1. Business Ideas
  2. Business Plans
  3. Startup Basics
  4. Startup Funding
  5. Franchising
  6. Success Stories
  7. Entrepreneurs
  1. Sales & Marketing
  2. Finances
  3. Your Team
  4. Technology
  5. Social Media
  6. Security
  1. Get the Job
  2. Get Ahead
  3. Office Life
  4. Work-Life Balance
  5. Home Office
  1. Leadership
  2. Women in Business
  3. Managing
  4. Strategy
  5. Personal Growth
  1. HR Solutions
  2. Financial Solutions
  3. Marketing Solutions
  4. Security Solutions
  5. Retail Solutions
  6. SMB Solutions
Product and service reviews are conducted independently by our editorial team, but we sometimes make money when you click on links. Learn more.
Lead Your Team Managing

Bridge the Gap: Communicating With a Multigenerational Workforce

Bridge the Gap: Communicating With a Multigenerational Workforce
Credit: RawPixel/Shutterstock

Managing a workforce that is becoming increasingly diverse in age is no small task for many employers. A new study from Robert Half Management Resources reveals that communication is the most difficult aspect of managing a workplace comprising as many as four different generations of employees.

Specifically, 30 percent of the executives surveyed said communications skills are the greatest differences among their company's employees who are from different generations.

The research found that baby boomers tend to be more reserved, while Gen Xers prefer a control-and-command style. Conversely, Gen Y employees prefer a more collaborative approach to communication, and the youngest workers, those in Gen Z, like in-person interactions best.

How they adapt to change, their technical skills and how they work with other departments are the other biggest differences, the research found.

When it comes to change, Gen X and Y employees tend to see it as a vehicle for new opportunities, while Gen Z is used to change and expects it in the workplace. [See Related Story: Multi-Generational Workers Can Become a Unified Team]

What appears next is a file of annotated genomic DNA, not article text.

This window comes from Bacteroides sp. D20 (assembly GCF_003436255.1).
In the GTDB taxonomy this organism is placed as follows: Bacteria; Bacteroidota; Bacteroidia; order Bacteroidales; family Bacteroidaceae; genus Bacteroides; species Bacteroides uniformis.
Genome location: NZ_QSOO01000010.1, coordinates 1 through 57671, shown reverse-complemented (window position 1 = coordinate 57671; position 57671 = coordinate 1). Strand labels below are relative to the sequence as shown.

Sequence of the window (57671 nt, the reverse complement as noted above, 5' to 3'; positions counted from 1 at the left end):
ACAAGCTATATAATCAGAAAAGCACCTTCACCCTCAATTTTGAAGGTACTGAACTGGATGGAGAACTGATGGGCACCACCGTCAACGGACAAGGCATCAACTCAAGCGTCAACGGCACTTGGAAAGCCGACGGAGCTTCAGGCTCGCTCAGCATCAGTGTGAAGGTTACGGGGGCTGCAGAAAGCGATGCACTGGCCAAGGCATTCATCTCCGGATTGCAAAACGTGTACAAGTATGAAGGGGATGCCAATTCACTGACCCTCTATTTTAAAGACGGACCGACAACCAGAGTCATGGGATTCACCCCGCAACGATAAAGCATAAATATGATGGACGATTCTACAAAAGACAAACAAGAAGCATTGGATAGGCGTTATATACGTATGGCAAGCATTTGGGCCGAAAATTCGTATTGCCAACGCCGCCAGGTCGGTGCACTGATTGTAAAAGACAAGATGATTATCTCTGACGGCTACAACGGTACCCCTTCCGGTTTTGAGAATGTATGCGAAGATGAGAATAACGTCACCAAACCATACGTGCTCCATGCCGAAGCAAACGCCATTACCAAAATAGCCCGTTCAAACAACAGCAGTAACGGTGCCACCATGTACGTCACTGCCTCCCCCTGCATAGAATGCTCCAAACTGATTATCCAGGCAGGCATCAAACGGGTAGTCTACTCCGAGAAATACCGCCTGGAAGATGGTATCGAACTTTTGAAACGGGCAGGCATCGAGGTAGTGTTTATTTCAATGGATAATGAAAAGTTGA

"Each generation brings unique characteristics to the workforce, which should be embraced," said Tim Hird, executive director of Robert Half Management Resources, in a statement. "Too often, managers see these differences as negatives, but building a team with diverse perspectives, insights and strengths can only be a positive, leading to improved products and service levels." 

Despite what some may think, managing a multigenerational workforce doesn't have to be hard, according to Hird. "For example, for years employers complained about how the work styles of millennials were disrupting the workplace," he said. "We know now, however, they simply have different outlooks, and the resulting changes from employers, such as new communication methods and enhanced work-life balance offerings, have benefited companies and employees alike."

To help employers, Robert Half Management Resources offers several tips for managing employees from different generations:

  1. Don't overthink it. Start from the perspective that all employees want to do well and help the company. That type ofviewpoint will lay a strong foundation when building relationships.
  2. Modify your style. While your employees have many of the same attributes, they also have individual needs. Work at customizing your management style, tailoring it to each person's strengths, personality and aspirations.
  3. Get out of the office. In order to get your employees of different generations to know each other better, consider hosting off-site team-building events. Being in a setting outside the office is a good way for employees to learn more about their colleagues.
  4. Let younger employees be heard. It is important to make sure employees from younger generations feel comfortable sharing their opinions with their older co-workers. Regardless of their age, employees who have expertise in a specific area should be able to share their perspectives with everyone in the office.
  5. Mix generations. When assembling teams to work on certain projects, mix and match employees of different ages who have different skill sets. This can spur innovation and new ways of solving problems.

The study was based on surveys of more than 2,200 chief financial officers from companies in more than 20 of the largest U.S. metropolitan areas.

Chad Brooks

Chad Brooks is a Chicago-based writer who has nearly 15 years' experience in the media business. A graduate of Indiana University, he spent nearly a decade as a staff reporter for the Daily Herald in suburban Chicago, covering a wide array of topics including, local and state government, crime, the legal system and education. Following his years at the newspaper Chad worked in public relations, helping promote small businesses throughout the U.S. Follow him on Twitter.